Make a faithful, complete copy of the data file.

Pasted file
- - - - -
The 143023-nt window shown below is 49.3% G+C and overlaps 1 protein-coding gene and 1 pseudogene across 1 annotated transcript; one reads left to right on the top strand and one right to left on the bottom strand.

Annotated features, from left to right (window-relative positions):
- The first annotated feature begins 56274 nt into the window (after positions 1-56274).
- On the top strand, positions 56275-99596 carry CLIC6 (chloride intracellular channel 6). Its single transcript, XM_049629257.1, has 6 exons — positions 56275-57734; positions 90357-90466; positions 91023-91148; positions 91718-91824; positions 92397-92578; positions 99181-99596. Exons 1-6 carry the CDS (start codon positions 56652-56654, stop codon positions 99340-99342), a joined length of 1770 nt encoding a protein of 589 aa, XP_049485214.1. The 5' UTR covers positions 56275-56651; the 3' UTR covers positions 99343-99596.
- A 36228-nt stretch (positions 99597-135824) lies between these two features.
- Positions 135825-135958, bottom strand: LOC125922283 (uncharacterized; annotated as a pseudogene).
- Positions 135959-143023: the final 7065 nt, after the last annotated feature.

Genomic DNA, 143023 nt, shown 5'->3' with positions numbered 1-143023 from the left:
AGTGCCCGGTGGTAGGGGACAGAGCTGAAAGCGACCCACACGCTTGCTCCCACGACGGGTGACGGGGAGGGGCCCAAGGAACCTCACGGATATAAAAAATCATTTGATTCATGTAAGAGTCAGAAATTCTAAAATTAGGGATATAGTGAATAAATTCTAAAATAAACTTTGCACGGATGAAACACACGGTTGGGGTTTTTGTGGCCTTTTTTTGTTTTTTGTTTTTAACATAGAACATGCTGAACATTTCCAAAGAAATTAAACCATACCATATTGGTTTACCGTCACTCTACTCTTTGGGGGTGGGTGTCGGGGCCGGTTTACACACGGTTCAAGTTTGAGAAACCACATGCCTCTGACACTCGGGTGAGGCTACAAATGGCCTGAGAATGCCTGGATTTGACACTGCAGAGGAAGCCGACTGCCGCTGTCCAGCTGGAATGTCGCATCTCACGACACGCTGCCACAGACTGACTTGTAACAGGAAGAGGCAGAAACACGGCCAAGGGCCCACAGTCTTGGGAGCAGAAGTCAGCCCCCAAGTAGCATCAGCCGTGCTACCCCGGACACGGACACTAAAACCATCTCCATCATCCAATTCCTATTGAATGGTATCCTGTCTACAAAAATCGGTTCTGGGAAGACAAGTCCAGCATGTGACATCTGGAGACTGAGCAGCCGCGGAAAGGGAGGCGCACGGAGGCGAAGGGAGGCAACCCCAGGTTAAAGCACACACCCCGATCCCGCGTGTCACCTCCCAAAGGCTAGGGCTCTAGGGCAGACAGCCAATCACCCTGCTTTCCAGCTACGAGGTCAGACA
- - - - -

The 143023-nt window shown below is 49.3% G+C and overlaps 1 protein-coding gene and 1 pseudogene across 1 annotated transcript; one reads left to right on the top strand and one right to left on the bottom strand.

Annotated features, from left to right (window-relative positions):
- The first annotated feature begins 56274 nt into the window (after positions 1-56274).
- On the top strand, positions 56275-99596 carry CLIC6 (chloride intracellular channel 6). Its single transcript, XM_049629257.1, has 6 exons — positions 56275-57734; positions 90357-90466; positions 91023-91148; positions 91718-91824; positions 92397-92578; positions 99181-99596. Exons 1-6 carry the CDS (start codon positions 56652-56654, stop codon positions 99340-99342), a joined length of 1770 nt encoding a protein of 589 aa, XP_049485214.1. The 5' UTR covers positions 56275-56651; the 3' UTR covers positions 99343-99596.
- A 36228-nt stretch (positions 99597-135824) lies between these two features.
- Positions 135825-135958, bottom strand: LOC125922283 (uncharacterized; annotated as a pseudogene).
- Positions 135959-143023: the final 7065 nt, after the last annotated feature.

Genomic DNA, 143023 nt, shown 5'->3' with positions numbered 1-143023 from the left:
AGTGCCCGGTGGTAGGGGACAGAGCTGAAAGCGACCCACACGCTTGCTCCCACGACGGGTGACGGGGAGGGGCCCAAGGAACCTCACGGATATAAAAAATCATTTGATTCATGTAAGAGTCAGAAATTCTAAAATTAGGGATATAGTGAATAAATTCTAAAATAAACTTTGCACGGATGAAACACACGGTTGGGGTTTTTGTGGCCTTTTTTTGTTTTTTGTTTTTAACATAGAACATGCTGAACATTTCCAAAGAAATTAAACCATACCATATTGGTTTACCGTCACTCTACTCTTTGGGGGTGGGTGTCGGGGCCGGTTTACACACGGTTCAAGTTTGAGAAACCACATGCCTCTGACACTCGGGTGAGGCTACAAATGGCCTGAGAATGCCTGGATTTGACACTGCAGAGGAAGCCGACTGCCGCTGTCCAGCTGGAATGTCGCATCTCACGACACGCTGCCACAGACTGACTTGTAACAGGAAGAGGCAGAAACACGGCCAAGGGCCCACAGTCTTGGGAGCAGAAGTCAGCCCCCAAGTAGCATCAGCCGTGCTACCCCGGACACGGACACTAAAACCATCTCCATCATCCAATTCCTATTGAATGGTATCCTGTCTACAAAAATCGGTTCTGGGAAGACAAGTCCAGCATGTGACATCTGGAGACTGAGCAGCCGCGGAAAGGGAGGCGCACGGAGGCGAAGGGAGGCAACCCCAGGTTAAAGCACACACCCCGATCCCGCGTGTCACCTCCCAAAGGCTAGGGCTCTAGGGCAGACAGCCAATCACCCTGCTTTCCAGCTACGAGGTCAGACA